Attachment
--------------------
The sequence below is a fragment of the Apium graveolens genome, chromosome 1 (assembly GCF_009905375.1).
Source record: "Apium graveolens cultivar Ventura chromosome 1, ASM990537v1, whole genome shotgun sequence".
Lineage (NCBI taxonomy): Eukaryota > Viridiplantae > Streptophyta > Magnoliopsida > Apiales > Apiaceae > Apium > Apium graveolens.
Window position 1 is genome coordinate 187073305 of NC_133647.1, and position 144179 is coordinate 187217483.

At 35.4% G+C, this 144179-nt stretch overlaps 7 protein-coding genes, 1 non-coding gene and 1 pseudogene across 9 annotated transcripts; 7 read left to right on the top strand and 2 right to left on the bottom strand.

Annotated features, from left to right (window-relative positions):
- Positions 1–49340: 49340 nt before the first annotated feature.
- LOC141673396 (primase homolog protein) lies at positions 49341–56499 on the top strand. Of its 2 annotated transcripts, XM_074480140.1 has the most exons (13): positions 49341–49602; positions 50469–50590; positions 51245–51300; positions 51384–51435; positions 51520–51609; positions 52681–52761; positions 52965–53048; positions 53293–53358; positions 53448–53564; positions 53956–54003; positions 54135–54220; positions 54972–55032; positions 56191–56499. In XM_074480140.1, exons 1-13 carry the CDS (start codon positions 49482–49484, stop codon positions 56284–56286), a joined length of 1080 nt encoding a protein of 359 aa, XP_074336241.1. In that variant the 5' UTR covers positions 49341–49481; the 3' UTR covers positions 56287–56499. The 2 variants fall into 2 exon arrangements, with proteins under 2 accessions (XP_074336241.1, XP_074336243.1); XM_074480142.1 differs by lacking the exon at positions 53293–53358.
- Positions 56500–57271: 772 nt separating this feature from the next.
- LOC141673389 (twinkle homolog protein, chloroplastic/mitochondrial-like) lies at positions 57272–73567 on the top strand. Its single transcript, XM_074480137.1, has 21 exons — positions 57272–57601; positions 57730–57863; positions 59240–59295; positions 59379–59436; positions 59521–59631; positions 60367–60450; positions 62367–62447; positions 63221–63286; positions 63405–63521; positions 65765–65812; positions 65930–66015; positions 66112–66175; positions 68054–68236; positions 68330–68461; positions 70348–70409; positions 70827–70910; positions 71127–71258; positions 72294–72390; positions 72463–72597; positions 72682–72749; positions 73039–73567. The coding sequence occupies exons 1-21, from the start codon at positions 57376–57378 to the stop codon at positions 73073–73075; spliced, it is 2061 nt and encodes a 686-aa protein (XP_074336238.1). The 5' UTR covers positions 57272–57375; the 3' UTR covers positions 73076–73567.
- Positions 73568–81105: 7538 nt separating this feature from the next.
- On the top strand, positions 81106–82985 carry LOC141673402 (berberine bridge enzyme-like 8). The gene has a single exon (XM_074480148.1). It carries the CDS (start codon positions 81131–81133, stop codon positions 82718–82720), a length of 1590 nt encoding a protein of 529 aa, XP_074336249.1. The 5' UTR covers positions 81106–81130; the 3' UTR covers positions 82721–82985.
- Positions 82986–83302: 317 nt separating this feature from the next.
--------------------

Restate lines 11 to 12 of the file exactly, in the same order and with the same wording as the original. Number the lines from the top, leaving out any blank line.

- Positions 73568–81105: 7538 nt separating this feature from the next.
- On the top strand, positions 81106–82985 carry LOC141673402 (berberine bridge enzyme-like 8). The gene has a single exon (XM_074480148.1). It carries the CDS (start codon positions 81131–81133, stop codon positions 82718–82720), a length of 1590 nt encoding a protein of 529 aa, XP_074336249.1. The 5' UTR covers positions 81106–81130; the 3' UTR covers positions 82721–82985.